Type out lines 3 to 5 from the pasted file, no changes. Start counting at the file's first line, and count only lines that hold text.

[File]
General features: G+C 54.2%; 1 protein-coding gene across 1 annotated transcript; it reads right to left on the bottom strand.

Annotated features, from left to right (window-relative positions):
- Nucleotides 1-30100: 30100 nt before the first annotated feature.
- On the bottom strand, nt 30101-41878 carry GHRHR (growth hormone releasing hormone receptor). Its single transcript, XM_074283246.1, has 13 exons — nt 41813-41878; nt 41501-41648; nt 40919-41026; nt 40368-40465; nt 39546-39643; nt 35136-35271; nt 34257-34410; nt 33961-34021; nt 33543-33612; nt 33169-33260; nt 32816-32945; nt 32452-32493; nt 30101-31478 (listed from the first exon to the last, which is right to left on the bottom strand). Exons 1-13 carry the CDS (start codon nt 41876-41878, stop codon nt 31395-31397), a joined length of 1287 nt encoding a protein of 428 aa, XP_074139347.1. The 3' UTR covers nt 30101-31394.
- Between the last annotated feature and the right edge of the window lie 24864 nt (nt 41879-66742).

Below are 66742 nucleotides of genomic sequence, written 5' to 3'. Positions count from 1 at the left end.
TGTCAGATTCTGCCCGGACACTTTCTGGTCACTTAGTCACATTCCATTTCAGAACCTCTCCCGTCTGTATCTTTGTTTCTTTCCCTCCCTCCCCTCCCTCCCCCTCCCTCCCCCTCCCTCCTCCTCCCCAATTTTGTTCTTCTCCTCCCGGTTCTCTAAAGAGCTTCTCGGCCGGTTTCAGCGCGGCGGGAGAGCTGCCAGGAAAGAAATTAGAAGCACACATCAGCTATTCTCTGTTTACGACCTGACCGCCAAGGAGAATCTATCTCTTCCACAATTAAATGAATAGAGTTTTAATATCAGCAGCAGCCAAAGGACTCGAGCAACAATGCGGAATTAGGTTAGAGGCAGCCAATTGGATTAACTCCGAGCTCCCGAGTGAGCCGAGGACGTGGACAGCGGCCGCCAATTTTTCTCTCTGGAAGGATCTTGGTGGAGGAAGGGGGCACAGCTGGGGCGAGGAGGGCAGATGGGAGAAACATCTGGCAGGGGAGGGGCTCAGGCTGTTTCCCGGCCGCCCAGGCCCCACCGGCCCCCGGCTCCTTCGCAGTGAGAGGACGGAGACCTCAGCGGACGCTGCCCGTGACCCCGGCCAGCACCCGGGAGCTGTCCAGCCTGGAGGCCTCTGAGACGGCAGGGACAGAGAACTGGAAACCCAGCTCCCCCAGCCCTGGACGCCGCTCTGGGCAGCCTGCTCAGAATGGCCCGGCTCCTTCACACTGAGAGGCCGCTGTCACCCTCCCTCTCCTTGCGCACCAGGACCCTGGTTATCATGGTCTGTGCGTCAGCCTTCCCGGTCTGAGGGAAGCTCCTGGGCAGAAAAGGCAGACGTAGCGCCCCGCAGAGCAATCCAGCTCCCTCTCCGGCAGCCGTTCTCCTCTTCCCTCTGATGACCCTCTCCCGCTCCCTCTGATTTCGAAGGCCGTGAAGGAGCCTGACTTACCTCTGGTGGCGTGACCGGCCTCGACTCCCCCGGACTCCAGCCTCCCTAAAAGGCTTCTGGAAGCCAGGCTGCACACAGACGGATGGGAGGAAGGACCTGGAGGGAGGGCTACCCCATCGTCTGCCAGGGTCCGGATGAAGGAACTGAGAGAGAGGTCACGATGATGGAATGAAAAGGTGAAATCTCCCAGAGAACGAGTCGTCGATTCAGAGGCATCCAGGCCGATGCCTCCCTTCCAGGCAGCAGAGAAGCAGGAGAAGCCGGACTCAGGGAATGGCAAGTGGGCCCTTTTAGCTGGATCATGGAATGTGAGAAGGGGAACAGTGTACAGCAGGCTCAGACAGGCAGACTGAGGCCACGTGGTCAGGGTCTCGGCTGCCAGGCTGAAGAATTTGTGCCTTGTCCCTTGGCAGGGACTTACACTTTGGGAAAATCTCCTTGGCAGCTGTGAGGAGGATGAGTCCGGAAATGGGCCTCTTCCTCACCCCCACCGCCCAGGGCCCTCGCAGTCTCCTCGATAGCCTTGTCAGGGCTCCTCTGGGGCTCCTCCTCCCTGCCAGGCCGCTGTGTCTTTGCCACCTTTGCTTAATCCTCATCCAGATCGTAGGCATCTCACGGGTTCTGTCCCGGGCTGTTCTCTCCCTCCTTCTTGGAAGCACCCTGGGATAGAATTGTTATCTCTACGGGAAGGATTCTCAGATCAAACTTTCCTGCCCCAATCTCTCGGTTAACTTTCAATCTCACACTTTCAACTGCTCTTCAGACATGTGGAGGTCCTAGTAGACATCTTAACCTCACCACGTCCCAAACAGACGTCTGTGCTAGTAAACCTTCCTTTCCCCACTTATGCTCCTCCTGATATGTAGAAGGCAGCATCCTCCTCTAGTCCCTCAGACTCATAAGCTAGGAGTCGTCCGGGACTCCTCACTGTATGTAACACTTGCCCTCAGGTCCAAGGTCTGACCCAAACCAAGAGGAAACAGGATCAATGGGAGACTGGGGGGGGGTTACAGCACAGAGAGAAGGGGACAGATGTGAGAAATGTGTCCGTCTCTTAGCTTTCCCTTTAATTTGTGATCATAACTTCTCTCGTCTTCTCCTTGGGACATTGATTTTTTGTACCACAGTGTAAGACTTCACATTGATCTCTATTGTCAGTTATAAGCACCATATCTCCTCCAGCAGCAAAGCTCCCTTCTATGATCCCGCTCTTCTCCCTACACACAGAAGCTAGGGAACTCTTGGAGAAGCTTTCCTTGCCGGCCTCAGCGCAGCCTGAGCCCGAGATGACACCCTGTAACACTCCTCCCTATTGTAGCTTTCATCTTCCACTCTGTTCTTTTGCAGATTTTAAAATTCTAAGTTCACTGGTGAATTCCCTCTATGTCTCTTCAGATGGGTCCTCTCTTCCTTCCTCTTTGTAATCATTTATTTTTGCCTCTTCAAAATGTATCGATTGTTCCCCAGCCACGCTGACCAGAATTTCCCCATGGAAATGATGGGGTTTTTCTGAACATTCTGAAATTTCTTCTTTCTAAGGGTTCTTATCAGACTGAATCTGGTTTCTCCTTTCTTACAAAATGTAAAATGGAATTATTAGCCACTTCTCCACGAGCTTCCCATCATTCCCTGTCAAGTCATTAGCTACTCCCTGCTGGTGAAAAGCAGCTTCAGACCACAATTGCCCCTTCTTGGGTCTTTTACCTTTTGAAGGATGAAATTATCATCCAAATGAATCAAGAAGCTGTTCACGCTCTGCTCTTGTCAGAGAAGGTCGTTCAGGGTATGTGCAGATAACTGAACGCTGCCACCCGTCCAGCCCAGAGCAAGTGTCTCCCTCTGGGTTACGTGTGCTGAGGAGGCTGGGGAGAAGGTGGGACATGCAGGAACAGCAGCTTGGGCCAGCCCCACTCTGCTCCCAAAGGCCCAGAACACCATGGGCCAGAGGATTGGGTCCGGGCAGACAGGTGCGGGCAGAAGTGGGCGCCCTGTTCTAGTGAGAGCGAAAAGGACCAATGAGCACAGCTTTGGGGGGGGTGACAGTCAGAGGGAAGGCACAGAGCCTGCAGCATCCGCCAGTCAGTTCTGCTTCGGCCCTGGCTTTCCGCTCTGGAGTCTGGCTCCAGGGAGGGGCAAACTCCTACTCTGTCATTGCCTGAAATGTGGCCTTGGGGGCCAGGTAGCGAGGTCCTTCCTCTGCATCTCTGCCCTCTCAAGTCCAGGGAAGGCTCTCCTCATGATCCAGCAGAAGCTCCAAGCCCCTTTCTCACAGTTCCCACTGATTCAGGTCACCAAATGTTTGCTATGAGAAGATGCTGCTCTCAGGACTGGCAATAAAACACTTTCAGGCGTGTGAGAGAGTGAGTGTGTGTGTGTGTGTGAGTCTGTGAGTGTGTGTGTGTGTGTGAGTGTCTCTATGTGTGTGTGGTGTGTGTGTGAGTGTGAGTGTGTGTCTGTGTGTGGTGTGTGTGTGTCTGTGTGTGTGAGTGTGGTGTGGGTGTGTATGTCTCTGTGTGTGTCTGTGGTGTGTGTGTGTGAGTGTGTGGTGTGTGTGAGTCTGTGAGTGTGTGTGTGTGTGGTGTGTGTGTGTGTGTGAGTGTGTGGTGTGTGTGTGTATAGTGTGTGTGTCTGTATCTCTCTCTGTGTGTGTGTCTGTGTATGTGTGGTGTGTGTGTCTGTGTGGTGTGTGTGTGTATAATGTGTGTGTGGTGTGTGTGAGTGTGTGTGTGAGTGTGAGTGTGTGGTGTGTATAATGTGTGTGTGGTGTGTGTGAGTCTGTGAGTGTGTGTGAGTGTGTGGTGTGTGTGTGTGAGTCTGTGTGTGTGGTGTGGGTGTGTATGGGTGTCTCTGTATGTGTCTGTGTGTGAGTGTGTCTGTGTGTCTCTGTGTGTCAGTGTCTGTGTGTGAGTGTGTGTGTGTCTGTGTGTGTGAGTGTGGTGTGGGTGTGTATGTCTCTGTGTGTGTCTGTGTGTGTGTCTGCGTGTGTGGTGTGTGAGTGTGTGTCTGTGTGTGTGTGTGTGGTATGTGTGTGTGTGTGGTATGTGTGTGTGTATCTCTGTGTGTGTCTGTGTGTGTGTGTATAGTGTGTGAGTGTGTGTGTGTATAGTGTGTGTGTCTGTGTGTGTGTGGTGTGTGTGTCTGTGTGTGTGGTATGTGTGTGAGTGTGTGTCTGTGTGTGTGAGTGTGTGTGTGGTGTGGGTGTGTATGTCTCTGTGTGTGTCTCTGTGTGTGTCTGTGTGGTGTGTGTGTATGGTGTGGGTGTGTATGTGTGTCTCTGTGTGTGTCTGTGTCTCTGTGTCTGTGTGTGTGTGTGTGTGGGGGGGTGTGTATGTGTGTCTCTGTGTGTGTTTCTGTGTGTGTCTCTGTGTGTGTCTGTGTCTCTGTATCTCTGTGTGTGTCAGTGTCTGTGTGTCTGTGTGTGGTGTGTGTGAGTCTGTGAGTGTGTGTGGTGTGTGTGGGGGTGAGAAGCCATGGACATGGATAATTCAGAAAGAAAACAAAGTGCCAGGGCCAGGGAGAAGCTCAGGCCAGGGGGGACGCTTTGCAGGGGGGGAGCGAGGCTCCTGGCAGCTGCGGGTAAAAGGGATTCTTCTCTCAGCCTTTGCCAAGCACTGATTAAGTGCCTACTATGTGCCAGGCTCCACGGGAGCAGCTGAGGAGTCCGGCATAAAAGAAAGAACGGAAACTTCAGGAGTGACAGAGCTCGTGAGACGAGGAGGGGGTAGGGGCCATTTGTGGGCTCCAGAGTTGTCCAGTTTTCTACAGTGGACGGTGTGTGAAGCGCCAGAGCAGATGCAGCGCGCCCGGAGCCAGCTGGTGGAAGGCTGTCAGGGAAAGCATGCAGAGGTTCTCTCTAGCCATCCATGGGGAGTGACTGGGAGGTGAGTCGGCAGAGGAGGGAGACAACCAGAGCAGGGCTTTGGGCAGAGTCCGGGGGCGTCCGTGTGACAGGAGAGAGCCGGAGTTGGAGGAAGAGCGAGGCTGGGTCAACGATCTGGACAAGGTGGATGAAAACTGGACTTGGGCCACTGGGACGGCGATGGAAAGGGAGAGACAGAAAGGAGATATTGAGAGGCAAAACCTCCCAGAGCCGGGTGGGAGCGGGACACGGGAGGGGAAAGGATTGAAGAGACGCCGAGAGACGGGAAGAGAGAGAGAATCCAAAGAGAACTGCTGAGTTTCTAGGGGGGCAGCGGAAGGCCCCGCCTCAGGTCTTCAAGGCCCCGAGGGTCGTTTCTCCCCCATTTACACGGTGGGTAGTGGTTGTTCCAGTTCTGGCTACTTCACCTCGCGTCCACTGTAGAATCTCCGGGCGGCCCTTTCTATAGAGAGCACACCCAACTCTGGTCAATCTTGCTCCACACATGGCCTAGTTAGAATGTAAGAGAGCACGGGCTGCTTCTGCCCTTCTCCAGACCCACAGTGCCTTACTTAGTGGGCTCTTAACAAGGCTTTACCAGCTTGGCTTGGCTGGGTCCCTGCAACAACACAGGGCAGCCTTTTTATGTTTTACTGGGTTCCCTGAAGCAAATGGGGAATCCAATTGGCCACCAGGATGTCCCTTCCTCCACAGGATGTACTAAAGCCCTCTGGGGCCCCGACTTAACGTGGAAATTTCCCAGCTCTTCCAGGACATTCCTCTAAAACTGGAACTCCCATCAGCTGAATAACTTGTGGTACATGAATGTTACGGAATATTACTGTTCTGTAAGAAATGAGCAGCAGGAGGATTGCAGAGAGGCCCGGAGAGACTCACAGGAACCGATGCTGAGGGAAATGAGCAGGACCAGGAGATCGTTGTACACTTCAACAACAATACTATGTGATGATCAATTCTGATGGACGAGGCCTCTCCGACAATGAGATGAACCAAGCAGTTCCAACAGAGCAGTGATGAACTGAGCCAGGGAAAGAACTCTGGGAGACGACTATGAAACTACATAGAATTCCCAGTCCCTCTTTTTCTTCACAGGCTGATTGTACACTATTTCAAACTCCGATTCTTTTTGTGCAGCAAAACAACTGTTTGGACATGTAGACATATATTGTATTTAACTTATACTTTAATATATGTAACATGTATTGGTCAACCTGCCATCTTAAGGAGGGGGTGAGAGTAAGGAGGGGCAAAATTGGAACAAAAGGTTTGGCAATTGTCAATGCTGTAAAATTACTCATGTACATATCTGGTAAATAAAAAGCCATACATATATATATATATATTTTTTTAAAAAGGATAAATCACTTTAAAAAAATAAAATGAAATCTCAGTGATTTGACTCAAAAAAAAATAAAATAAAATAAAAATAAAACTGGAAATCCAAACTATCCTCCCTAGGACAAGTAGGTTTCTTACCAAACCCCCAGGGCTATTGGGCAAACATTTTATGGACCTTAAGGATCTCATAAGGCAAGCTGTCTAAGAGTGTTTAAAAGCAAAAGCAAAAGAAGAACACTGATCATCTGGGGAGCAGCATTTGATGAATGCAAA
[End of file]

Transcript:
- Nucleotides 1-30100: 30100 nt before the first annotated feature.
- On the bottom strand, nt 30101-41878 carry GHRHR (growth hormone releasing hormone receptor). Its single transcript, XM_074283246.1, has 13 exons — nt 41813-41878; nt 41501-41648; nt 40919-41026; nt 40368-40465; nt 39546-39643; nt 35136-35271; nt 34257-34410; nt 33961-34021; nt 33543-33612; nt 33169-33260; nt 32816-32945; nt 32452-32493; nt 30101-31478 (listed from the first exon to the last, which is right to left on the bottom strand). Exons 1-13 carry the CDS (start codon nt 41876-41878, stop codon nt 31395-31397), a joined length of 1287 nt encoding a protein of 428 aa, XP_074139347.1. The 3' UTR covers nt 30101-31394.
- Between the last annotated feature and the right edge of the window lie 24864 nt (nt 41879-66742).